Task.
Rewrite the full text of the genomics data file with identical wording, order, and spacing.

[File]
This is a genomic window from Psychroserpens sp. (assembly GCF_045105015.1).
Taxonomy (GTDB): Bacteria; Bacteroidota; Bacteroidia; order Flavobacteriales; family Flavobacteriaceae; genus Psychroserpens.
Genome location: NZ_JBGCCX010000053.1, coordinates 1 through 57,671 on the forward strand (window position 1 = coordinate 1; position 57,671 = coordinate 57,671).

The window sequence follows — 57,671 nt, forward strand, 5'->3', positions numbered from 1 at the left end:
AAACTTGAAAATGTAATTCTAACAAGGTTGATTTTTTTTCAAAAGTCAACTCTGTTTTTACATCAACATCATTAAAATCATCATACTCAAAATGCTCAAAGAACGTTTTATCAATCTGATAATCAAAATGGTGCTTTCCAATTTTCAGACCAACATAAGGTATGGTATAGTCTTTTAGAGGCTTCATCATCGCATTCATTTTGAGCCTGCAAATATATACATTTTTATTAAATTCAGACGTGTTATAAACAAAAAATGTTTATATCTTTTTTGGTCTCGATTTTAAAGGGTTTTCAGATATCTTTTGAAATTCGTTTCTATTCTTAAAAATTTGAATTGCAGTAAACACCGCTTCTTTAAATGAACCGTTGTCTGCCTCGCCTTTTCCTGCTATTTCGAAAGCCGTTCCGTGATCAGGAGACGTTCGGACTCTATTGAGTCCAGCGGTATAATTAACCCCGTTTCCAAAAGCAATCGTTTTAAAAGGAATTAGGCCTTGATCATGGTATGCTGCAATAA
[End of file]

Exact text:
This is a genomic window from Psychroserpens sp. (assembly GCF_045105015.1).
Taxonomy (GTDB): Bacteria; Bacteroidota; Bacteroidia; order Flavobacteriales; family Flavobacteriaceae; genus Psychroserpens.
Genome location: NZ_JBGCCX010000053.1, coordinates 1 through 57,671 on the forward strand (window position 1 = coordinate 1; position 57,671 = coordinate 57,671).

The window sequence follows — 57,671 nt, forward strand, 5'->3', positions numbered from 1 at the left end:
AAACTTGAAAATGTAATTCTAACAAGGTTGATTTTTTTTCAAAAGTCAACTCTGTTTTTACATCAACATCATTAAAATCATCATACTCAAAATGCTCAAAGAACGTTTTATCAATCTGATAATCAAAATGGTGCTTTCCAATTTTCAGACCAACATAAGGTATGGTATAGTCTTTTAGAGGCTTCATCATCGCATTCATTTTGAGCCTGCAAATATATACATTTTTATTAAATTCAGACGTGTTATAAACAAAAAATGTTTATATCTTTTTTGGTCTCGATTTTAAAGGGTTTTCAGATATCTTTTGAAATTCGTTTCTATTCTTAAAAATTTGAATTGCAGTAAACACCGCTTCTTTAAATGAACCGTTGTCTGCCTCGCCTTTTCCTGCTATTTCGAAAGCCGTTCCGTGATCAGGAGACGTTCGGACTCTATTGAGTCCAGCGGTATAATTAACCCCGTTTCCAAAAGCAATCGTTTTAAAAGGAATTAGGCCTTGATCATGGTATGCTGCAATAA